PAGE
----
Keeping Myself Safe – Reverse the Charges

Neat telephone boxThis morning P6 were discussing a story from the Keeping Myself Safe work called The Skate Park.  In the scenario the boy’s phone is broken and he really needs to contact his parents.  Later on his sister tells him “There are other ways to phone!” but doesn’t go into detail.  So we found out more!

This website http://0800reverse.co.uk/ explains how to make a reverse charge phone call.  It could be a very useful thing for children to know if they run out of credit on their phone, or it gets lost or damaged.  The class discussed it this morning and we even listened to a call.  It costs £6 to accept the call (!) but we agreed that as an emergency measure it would be worth it.

Please find time to discuss this with them and…help them to learn your phone number off by heart!

P6C Update 28th Jan

It’s all go in Room 12 just now!

We are planning, writing and rehearsing our assembly for next Friday, 5th February.  Its theme will be Traditions, inspired by our work this week on Robert Burns and Scots language and by the visit from singer Iona Fyfe (https://ionafyfemusic.wordpress.com/) last week.

School, religion, sport, special days, Scotland and the evolution of traditions will get the P6C treatment in a variety of talks, movie clips and a trip into the Dragon’s Den!golden-pharaoh-9171023

We are also working hard to develop note-taking and report writing skills.  Every week we get together with a pile of books about Ancient Egypt and practise using the index or contents page to find specific information before writing brief notes from at least 3 sources.  We are even keeping track of our references! That way, when we then write up what we found we KNOW it’s our own work, a brand new piece of writing.  These skills will be needed after the February break when the children will be asked to research and present information about a European country in the ever popular personal research project… more on that to follow.

The children have now been matched with their P1 Paired Readers, and once each week will meet for a short time to read together, or perhaps do some writing or topic work together.  The P6 child gets to experience a new kind of responsibility, caring for and supporting a younger child from out with their family.  The P1 gets an older role model and big “buddy” to look up to in and around the school.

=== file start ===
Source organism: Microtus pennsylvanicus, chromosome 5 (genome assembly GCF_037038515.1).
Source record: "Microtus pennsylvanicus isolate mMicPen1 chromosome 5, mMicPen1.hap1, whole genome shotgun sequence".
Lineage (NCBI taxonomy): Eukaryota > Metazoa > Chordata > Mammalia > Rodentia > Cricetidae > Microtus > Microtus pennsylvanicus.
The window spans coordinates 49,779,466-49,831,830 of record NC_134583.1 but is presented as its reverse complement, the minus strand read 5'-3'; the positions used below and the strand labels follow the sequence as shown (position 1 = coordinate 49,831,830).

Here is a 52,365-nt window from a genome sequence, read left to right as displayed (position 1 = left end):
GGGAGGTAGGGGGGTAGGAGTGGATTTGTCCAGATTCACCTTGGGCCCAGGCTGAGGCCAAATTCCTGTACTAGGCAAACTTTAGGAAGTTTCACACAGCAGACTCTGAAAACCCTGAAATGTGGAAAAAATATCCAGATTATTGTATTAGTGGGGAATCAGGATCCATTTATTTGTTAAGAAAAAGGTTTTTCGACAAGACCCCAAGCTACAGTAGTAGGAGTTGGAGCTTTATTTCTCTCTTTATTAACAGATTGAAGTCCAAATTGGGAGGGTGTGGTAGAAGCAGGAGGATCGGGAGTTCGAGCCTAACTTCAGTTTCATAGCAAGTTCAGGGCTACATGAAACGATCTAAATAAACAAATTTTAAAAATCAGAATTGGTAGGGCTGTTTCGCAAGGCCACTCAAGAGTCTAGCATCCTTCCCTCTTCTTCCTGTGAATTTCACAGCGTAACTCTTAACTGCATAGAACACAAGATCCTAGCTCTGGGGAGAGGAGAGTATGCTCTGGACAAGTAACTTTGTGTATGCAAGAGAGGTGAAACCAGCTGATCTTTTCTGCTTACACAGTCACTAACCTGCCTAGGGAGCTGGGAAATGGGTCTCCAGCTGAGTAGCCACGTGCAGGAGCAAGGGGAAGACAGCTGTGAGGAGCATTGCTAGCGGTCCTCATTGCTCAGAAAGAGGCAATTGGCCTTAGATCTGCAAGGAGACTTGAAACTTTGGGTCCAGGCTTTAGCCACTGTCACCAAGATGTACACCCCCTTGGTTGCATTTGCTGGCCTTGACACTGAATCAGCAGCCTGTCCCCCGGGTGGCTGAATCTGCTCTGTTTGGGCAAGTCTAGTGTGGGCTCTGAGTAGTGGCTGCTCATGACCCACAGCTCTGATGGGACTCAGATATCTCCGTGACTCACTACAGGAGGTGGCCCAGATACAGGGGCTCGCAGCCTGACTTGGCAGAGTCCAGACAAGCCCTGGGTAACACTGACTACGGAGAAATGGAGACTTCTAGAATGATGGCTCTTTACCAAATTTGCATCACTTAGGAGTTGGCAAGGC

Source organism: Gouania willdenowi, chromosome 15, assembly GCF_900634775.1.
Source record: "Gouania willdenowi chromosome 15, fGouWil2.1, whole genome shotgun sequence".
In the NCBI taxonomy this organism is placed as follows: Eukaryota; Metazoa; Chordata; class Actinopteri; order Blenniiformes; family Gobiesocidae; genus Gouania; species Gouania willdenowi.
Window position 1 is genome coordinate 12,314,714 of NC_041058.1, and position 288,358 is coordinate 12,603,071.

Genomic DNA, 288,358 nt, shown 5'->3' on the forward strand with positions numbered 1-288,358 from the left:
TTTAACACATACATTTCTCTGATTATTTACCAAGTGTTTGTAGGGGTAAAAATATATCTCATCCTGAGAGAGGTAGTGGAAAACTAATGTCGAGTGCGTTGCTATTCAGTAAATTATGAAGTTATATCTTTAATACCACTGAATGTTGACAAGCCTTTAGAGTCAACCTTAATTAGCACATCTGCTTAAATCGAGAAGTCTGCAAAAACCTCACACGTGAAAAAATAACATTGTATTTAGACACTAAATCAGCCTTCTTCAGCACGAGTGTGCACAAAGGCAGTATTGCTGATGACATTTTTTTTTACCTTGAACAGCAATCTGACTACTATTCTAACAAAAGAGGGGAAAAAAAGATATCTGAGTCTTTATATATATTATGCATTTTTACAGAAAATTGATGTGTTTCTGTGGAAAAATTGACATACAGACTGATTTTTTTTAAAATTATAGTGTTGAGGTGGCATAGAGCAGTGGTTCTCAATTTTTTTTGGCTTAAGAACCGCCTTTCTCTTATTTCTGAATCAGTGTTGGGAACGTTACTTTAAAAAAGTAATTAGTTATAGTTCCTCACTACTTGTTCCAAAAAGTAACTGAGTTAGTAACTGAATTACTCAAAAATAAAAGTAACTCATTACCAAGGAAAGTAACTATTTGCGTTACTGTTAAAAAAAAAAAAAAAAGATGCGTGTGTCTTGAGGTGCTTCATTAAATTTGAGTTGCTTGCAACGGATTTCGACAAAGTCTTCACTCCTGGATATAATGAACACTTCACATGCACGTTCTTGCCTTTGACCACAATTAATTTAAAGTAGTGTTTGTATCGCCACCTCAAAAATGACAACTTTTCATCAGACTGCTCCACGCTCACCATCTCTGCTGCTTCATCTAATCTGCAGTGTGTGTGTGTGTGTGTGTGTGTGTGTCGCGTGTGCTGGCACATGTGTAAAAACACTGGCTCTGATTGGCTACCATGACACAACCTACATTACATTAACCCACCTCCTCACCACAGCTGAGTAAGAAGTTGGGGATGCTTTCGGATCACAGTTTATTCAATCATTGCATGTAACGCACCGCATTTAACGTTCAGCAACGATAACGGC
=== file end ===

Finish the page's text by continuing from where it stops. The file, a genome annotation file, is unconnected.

In maths it’s time to investigate the links between fractions, percentages and decimals and the children have been ORDERED to finally learn their tables to allow them to quickly perform these calculations! They have been given beautiful new laminated multiplication squares to take home and eat; anything so long as their knowledge of times tables goes in!

P6 Living and Growing

During the first part of this term P6 will begin their work on human reproduction.  We use the Channel 4 resource Living and Growing which consists of three programmes called Changes, How Babies Are Made and How Babies Are Born. 1783_4

“Changes” explores the physical and emotional changes that take place at the onset of puberty, and how we feel about ourselves.  It considers some of the changes that are outside our control, and the choices we face in others over which we can have increasing control as we grow up.  If reaffirms that puberty is a normal and natural process [while identifying and naming related parts of the internal and external anatomy.]

“How Babies Are Made” examines the whole process of life cycles and reproduction, rites of passage, friendships and feelings.  It emphasises the importance of a loving relationship between couples and the value of family and relationships within it.

“How Babies Are Born” reviews relationships and feelings and investigates roles and responsibilities.  It focuses on the development of the baby in the womb, the needs of the baby and the mother before the birth, and the inheritance of physical characteristics.

(From the teachers’ notes)

If you would like to know any more about this resource please get in touch with your child’s teacher.